Lalla Rookh: An Oriental Romance

Front Cover
Frederick A. Stokes Company, 1890 - 379 pages
0 Reviews
Reviews aren't verified, but Google checks for and removes fake content when it's identified

From inside the book

What people are saying - Write a review

We haven't found any reviews in the usual places.

Other editions - View all

Common terms and phrases

Popular passages

Page 166 - Nymph of a fair, but erring line ! " Gently he said — "One hope is thine. Tis written in the Book of Fate, The Peri yet may be forgiven Who brings to this Eternal Gate The Gift that is most dear to Heaven ! Go, seek it, and redeem thy sin— 'Tis sweet to let the Pardon'd in ! " Rapidly as comets run To th...
Page 185 - Soften'd his spirit) look'd and lay, Watching the rosy infant's play : — Though still, whene'er his eye by chance Fell on the boy's, its lurid glance Met that unclouded, joyous gaze, As torches, that have burnt all night Through some impure and godless rite, Encounter morning's glorious rays. But, hark ! the vesper call to prayer, As slow the orb of daylight sets, Is rising sweetly on the air, From SYRIA'S thousand minarets...
Page 91 - There's a bower of roses by BENDEMEER'S§ stream, And the nightingale sings round it all the day long ; In the time of my childhood 'twas like a sweet dream, To sit in the roses and hear the bird's song.
Page 174 - No voice, well known through many a day, To speak the last, the parting word, Which, when all other sounds decay, Is still like distant music heard. That tender farewell on the shore Of this rude world, when all is o'er, Which cheers the spirit, ere its bark Puts off into the unknown dark.
Page 215 - twas the first to fade away. I never nursed a dear gazelle, To glad me with its soft black eye, • But when it came to know me well, And love me, it was sure to die ! Now too— the joy most like divine Of all I ever dreamt or knew, To see thee, hear thee, call thee mine,— Oh, misery ! must I lose that too ? Yet go — on peril's brink we meet ; — Those frightful rocks — that treacherous sea — No, never come again — though sweet, Though heaven, it may be death to thee.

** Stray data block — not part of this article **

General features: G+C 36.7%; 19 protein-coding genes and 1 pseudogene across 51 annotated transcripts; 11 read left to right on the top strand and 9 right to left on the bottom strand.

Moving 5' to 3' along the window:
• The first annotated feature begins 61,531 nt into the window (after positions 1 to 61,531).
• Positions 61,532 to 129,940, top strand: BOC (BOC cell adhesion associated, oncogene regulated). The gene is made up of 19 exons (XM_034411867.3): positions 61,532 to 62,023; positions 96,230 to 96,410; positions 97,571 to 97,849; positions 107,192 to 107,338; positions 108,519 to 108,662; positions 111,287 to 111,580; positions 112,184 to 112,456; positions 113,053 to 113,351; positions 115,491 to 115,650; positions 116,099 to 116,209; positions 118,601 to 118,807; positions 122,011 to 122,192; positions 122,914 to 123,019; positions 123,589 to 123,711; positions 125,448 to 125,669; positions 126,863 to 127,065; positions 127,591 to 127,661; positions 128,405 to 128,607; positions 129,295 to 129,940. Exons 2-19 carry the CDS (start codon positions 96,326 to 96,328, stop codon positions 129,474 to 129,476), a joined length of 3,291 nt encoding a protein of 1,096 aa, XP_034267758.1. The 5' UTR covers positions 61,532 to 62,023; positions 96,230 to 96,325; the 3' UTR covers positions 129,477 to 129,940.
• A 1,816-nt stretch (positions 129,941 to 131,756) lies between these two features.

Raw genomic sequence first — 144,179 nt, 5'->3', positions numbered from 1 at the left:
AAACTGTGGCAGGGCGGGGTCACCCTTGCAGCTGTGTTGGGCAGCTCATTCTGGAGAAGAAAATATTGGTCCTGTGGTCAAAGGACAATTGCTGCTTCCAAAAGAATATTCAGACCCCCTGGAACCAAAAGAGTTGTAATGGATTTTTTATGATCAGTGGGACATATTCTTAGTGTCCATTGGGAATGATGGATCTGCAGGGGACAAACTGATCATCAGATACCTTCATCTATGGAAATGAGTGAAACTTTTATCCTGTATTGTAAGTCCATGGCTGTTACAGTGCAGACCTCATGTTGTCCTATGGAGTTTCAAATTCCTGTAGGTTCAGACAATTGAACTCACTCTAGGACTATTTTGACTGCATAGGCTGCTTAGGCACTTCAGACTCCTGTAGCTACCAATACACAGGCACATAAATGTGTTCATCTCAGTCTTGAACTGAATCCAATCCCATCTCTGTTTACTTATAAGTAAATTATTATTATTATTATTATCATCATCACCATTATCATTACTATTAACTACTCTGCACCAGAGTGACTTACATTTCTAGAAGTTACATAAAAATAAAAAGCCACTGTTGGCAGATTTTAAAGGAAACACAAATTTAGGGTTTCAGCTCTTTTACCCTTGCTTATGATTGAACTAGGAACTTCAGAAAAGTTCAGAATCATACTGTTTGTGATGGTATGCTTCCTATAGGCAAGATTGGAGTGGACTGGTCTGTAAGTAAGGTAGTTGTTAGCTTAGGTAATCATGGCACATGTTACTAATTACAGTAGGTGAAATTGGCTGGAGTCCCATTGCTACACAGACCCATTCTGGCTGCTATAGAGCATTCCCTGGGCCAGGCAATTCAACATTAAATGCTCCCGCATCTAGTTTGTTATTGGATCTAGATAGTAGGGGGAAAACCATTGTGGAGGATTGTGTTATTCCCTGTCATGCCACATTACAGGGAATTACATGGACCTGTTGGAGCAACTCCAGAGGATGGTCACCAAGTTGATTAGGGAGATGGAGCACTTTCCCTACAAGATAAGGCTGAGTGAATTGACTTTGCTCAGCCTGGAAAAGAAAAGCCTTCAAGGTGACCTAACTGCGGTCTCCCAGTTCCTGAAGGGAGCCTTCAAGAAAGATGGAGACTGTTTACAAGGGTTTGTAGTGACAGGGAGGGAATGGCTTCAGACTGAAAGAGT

Page 214 - Were wafted off to seas unknown, Where not a pulse should beat but ours, And we might live, love, die alone ! Far from the cruel and the cold, — Where the bright eyes of angels only Should come around us, to behold A paradise so pure and lonely. Would this be world enough for thee...
Page 167 - The fig-tree, not that kind for fruit renown'd, But such as, at this day, to Indians known, In Malabar or Decan spreads her arms, Branching so broad and long, that in the ground The bended twigs take root, and daughters grow About the mother tree, a pillar'd shade, High overarch'd, and echoing walks between...
Page 169 - Oh ! if there be, on this earthly sphere, " A boon, an offering Heaven holds dear, ' 'Tis the last libation Liberty draws " From the heart that bleeds and breaks in her cause...
Page 298 - Oh ! fair as the sea-flower close to thee growing, How light was thy heart till Love's witchery came, Like the wind of the south...
Page 343 - There's a bliss beyond all that the minstrel has told, When two, that are link'd in one heavenly tie, With heart never changing, and brow never cold, Love on through all ills, and love on till they die!

Bibliographic information